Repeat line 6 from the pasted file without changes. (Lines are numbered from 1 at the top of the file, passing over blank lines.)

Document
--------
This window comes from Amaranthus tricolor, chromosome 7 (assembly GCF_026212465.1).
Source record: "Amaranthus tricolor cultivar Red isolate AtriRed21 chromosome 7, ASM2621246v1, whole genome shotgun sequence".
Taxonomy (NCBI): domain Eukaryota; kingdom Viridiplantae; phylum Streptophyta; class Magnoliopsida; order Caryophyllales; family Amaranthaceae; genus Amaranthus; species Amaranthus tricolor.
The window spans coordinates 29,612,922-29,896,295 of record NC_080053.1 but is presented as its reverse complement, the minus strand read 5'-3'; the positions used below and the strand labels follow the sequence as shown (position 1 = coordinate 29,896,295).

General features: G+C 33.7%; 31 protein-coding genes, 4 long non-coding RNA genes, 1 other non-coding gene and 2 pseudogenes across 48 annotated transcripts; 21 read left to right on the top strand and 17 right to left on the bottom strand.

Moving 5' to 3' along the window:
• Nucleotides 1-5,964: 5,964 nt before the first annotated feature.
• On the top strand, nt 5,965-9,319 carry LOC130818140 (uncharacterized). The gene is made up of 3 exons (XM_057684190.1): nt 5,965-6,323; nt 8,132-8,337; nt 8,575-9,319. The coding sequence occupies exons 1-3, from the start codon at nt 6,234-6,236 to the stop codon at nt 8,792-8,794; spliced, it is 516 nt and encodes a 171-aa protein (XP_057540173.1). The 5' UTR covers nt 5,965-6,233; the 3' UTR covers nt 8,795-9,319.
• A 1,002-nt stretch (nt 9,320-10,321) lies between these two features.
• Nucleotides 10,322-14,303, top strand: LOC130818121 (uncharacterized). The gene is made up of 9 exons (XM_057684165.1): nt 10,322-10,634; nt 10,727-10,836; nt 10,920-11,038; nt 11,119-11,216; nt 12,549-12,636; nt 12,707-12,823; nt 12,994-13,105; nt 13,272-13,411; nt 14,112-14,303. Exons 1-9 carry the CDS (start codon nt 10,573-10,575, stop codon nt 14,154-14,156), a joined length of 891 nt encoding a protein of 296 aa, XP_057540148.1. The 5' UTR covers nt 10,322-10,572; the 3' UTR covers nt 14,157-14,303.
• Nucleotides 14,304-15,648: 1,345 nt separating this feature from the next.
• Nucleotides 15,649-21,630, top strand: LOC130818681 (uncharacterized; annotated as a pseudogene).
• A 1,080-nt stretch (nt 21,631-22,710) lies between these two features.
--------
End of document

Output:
Moving 5' to 3' along the window: